When I wake up every morning and open my newspaper, I read headlines about what is happening Libya. Today, for example, the New York Times headlines are Top Libyan Official Defects; Rebels Are Retreating, CIA Spies Aiding Airstrikes And Assessing Qaddafis Foes and Opposition Flees Towns Gained Last Week. The Washington Post headline is CIA at work inside Libya, and the Wall Street Journal headlines are NATO Rules Out Arming Rebels and Scots Seek Interview with Libya Defector. As I read them, the picture my mind creates is of men engaged in conflict.
This morning, however, I also opened an online article in The National, a UAE publication entitled The women fighting, organising, feeding and healing Libyas revolution. It focuses to a large extenton 44 year old attorney Salwa Bugaighis, who is integrally involved in the work of the Libyan opposition. As the article notes, she has an amorphous job running logistical operations and acting as a liaison between the street and the National Transitional Council, the interim governing body led by Qaddafi’s former justice minister, Mustafa Abdel Jalil, [a council] that heads a number of city councils around the east. On a daily basis she juggles many tasks: talking with young people, meeting with the military committee of Benghazi and fielding calls about arriving food shipments.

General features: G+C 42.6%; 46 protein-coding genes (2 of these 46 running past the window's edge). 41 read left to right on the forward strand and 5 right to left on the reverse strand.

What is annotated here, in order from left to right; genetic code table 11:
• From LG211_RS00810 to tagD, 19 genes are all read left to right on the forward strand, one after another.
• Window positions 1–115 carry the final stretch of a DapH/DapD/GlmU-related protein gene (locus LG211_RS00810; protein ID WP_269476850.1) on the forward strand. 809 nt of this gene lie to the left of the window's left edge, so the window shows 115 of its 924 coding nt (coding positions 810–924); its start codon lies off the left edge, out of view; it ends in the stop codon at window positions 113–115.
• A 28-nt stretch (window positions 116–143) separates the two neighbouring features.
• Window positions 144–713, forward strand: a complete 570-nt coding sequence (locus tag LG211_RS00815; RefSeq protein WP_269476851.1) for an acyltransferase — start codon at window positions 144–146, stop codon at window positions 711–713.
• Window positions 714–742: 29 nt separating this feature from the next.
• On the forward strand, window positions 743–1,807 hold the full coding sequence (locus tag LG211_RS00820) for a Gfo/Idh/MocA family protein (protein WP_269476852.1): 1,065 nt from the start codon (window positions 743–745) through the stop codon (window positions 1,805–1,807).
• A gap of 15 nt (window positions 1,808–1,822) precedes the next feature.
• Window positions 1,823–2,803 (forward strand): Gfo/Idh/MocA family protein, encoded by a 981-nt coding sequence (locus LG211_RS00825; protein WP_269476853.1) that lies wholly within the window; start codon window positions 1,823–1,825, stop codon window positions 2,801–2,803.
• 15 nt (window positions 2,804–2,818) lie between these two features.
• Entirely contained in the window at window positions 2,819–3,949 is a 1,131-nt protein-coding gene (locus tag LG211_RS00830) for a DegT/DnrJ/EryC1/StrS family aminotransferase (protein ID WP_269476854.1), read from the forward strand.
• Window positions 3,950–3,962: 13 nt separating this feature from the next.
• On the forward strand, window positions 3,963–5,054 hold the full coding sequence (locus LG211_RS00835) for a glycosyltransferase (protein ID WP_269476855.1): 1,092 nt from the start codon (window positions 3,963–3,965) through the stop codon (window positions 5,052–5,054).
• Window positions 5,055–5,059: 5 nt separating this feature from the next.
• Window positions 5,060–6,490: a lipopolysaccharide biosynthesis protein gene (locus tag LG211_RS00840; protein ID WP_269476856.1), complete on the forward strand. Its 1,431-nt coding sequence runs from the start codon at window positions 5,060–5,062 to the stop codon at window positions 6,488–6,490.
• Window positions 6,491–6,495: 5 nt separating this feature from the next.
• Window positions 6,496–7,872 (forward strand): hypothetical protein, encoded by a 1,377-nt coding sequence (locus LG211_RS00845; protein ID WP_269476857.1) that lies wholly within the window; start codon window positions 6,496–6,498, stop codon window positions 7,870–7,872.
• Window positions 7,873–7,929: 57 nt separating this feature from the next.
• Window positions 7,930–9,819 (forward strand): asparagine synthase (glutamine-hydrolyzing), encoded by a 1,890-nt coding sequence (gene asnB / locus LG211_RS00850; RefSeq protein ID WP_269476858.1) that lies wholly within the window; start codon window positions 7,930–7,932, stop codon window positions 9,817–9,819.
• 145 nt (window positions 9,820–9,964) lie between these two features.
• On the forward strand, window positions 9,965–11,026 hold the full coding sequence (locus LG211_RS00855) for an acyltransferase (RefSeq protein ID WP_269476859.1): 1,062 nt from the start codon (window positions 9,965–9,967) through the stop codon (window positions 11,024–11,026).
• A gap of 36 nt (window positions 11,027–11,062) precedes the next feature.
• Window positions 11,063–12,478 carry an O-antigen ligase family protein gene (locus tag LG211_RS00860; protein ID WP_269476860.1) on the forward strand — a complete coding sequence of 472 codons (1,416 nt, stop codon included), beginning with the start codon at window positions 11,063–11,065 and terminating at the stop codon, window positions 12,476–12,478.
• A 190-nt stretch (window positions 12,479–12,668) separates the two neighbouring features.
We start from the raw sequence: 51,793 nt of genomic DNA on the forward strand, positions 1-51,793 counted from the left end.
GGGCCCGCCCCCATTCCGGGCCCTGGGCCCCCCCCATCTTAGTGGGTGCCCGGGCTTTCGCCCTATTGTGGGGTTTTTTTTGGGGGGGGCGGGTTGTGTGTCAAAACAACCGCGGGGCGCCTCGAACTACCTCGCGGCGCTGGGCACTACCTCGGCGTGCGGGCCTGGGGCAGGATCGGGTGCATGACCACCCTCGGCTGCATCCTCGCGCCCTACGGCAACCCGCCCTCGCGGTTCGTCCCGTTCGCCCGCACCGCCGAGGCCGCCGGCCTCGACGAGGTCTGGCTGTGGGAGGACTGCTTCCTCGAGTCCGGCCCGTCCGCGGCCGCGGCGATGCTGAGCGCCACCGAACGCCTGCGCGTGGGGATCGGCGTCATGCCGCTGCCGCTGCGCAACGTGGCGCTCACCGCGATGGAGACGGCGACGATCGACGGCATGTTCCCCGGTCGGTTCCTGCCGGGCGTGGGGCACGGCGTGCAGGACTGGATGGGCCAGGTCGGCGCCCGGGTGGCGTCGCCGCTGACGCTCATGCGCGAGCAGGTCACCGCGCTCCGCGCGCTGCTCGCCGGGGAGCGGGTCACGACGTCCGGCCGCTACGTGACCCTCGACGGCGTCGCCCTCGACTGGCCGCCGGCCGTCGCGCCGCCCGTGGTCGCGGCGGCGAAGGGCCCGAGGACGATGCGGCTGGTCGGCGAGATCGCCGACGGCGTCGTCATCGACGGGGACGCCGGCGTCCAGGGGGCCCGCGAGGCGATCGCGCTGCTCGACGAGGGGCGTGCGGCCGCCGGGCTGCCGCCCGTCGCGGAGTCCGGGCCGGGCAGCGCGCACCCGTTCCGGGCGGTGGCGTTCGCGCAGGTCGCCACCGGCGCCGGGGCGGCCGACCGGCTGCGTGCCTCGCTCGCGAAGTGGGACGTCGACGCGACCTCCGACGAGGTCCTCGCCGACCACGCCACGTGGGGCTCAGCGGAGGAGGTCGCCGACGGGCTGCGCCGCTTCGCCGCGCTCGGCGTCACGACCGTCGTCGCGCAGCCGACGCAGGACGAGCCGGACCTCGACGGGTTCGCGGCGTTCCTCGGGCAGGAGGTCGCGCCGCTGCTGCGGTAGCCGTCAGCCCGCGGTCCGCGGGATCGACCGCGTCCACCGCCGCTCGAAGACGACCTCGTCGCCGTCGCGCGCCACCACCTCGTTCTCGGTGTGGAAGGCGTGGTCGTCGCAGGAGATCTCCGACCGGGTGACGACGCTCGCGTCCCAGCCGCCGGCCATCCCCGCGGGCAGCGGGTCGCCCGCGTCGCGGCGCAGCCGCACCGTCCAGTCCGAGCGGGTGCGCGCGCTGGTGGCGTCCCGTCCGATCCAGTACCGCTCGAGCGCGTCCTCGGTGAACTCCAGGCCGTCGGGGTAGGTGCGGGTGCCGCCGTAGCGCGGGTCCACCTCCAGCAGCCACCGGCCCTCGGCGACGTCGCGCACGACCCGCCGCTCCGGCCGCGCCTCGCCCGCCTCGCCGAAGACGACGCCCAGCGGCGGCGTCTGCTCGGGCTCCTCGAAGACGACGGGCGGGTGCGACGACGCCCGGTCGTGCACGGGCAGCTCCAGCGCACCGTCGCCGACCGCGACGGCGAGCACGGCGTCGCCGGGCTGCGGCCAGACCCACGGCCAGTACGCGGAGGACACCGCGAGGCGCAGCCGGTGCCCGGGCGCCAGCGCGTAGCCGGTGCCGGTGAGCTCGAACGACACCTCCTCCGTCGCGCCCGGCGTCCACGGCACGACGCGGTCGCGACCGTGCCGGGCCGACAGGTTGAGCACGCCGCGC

This article again highlights to me the roles that women played in Egypt and Tunisia and that they are playing across the region. It is definitely worth a read.